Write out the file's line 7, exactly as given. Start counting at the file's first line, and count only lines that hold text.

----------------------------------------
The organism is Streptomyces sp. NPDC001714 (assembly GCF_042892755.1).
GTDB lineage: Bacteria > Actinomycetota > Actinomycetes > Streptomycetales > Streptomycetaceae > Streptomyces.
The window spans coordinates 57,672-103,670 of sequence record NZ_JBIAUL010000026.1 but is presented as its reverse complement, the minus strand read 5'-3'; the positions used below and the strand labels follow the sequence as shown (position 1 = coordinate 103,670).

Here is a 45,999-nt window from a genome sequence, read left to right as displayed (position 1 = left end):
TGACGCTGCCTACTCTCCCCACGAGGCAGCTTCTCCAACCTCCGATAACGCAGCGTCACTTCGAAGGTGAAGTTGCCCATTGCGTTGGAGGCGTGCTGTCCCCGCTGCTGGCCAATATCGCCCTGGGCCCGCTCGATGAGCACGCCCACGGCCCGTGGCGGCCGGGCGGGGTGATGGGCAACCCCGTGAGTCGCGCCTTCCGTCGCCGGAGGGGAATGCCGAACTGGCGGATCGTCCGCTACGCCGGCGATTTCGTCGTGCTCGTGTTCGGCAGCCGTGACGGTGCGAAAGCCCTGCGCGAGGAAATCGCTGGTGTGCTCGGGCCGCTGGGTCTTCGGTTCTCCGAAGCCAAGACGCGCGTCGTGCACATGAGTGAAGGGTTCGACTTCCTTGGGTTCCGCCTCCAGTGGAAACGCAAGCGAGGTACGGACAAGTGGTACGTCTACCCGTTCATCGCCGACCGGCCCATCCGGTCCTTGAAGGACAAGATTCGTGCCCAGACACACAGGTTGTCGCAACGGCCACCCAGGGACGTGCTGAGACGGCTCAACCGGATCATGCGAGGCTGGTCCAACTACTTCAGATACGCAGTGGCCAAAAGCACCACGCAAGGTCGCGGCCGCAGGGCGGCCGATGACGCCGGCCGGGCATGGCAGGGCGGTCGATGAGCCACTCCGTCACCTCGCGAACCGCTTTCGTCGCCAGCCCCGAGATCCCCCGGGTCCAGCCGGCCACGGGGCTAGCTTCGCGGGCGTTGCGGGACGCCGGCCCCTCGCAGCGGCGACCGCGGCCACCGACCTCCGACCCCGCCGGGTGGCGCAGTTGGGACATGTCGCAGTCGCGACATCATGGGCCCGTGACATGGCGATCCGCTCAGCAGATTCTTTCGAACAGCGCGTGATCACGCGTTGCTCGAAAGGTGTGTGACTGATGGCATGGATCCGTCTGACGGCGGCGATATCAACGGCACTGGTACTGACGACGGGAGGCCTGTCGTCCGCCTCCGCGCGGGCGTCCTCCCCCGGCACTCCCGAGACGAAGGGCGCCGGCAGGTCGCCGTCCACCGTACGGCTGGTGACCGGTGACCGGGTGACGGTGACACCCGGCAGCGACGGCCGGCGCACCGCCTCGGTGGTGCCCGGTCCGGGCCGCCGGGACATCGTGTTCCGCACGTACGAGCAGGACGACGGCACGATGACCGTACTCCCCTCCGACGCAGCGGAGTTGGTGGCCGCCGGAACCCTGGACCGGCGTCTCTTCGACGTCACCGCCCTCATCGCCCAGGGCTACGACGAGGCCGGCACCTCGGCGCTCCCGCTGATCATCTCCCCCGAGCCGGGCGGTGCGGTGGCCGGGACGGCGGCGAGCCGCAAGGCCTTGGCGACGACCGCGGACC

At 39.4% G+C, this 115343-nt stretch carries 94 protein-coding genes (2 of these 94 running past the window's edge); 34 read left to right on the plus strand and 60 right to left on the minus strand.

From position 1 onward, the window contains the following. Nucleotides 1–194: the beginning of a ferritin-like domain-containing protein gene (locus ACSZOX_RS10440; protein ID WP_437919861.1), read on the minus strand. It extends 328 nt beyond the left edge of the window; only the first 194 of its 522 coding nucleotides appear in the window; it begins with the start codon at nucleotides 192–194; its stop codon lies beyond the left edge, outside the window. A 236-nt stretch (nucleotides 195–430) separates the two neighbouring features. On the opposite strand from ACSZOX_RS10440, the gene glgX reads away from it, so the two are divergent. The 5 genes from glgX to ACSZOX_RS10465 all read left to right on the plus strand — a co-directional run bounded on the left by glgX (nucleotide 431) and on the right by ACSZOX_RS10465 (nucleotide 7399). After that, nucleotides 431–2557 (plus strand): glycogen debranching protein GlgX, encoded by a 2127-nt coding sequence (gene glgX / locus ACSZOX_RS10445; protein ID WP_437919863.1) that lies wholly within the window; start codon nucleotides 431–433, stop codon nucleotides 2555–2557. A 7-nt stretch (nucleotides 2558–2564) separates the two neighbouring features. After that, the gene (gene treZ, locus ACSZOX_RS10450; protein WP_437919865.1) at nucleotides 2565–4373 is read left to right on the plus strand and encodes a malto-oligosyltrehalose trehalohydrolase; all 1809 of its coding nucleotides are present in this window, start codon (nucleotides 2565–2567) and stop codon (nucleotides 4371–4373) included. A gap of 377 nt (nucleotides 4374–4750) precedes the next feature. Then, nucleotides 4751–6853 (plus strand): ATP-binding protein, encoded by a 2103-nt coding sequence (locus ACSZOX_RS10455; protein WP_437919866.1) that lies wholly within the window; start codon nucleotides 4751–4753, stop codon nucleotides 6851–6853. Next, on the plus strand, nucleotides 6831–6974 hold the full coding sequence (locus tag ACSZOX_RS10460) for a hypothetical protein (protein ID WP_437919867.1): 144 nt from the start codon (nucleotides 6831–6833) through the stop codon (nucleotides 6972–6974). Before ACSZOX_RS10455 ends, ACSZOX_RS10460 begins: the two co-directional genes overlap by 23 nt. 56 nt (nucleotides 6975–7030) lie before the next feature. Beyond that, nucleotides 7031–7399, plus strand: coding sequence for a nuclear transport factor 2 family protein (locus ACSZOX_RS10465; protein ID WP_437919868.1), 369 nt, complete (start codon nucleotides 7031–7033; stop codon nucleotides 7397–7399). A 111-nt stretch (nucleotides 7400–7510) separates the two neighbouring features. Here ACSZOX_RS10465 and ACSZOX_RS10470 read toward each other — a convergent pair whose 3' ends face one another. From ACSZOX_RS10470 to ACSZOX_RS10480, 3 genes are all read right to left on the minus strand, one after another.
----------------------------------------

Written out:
From position 1 onward, the window contains the following. Nucleotides 1–194: the beginning of a ferritin-like domain-containing protein gene (locus ACSZOX_RS10440; protein ID WP_437919861.1), read on the minus strand. It extends 328 nt beyond the left edge of the window; only the first 194 of its 522 coding nucleotides appear in the window; it begins with the start codon at nucleotides 192–194; its stop codon lies beyond the left edge, outside the window. A 236-nt stretch (nucleotides 195–430) separates the two neighbouring features. On the opposite strand from ACSZOX_RS10440, the gene glgX reads away from it, so the two are divergent. The 5 genes from glgX to ACSZOX_RS10465 all read left to right on the plus strand — a co-directional run bounded on the left by glgX (nucleotide 431) and on the right by ACSZOX_RS10465 (nucleotide 7399). After that, nucleotides 431–2557 (plus strand): glycogen debranching protein GlgX, encoded by a 2127-nt coding sequence (gene glgX / locus ACSZOX_RS10445; protein ID WP_437919863.1) that lies wholly within the window; start codon nucleotides 431–433, stop codon nucleotides 2555–2557. A 7-nt stretch (nucleotides 2558–2564) separates the two neighbouring features. After that, the gene (gene treZ, locus ACSZOX_RS10450; protein WP_437919865.1) at nucleotides 2565–4373 is read left to right on the plus strand and encodes a malto-oligosyltrehalose trehalohydrolase; all 1809 of its coding nucleotides are present in this window, start codon (nucleotides 2565–2567) and stop codon (nucleotides 4371–4373) included. A gap of 377 nt (nucleotides 4374–4750) precedes the next feature. Then, nucleotides 4751–6853 (plus strand): ATP-binding protein, encoded by a 2103-nt coding sequence (locus ACSZOX_RS10455; protein WP_437919866.1) that lies wholly within the window; start codon nucleotides 4751–4753, stop codon nucleotides 6851–6853. Next, on the plus strand, nucleotides 6831–6974 hold the full coding sequence (locus tag ACSZOX_RS10460) for a hypothetical protein (protein ID WP_437919867.1): 144 nt from the start codon (nucleotides 6831–6833) through the stop codon (nucleotides 6972–6974). Before ACSZOX_RS10455 ends, ACSZOX_RS10460 begins: the two co-directional genes overlap by 23 nt. 56 nt (nucleotides 6975–7030) lie before the next feature. Beyond that, nucleotides 7031–7399, plus strand: coding sequence for a nuclear transport factor 2 family protein (locus ACSZOX_RS10465; protein ID WP_437919868.1), 369 nt, complete (start codon nucleotides 7031–7033; stop codon nucleotides 7397–7399). A 111-nt stretch (nucleotides 7400–7510) separates the two neighbouring features. Here ACSZOX_RS10465 and ACSZOX_RS10470 read toward each other — a convergent pair whose 3' ends face one another. From ACSZOX_RS10470 to ACSZOX_RS10480, 3 genes are all read right to left on the minus strand, one after another.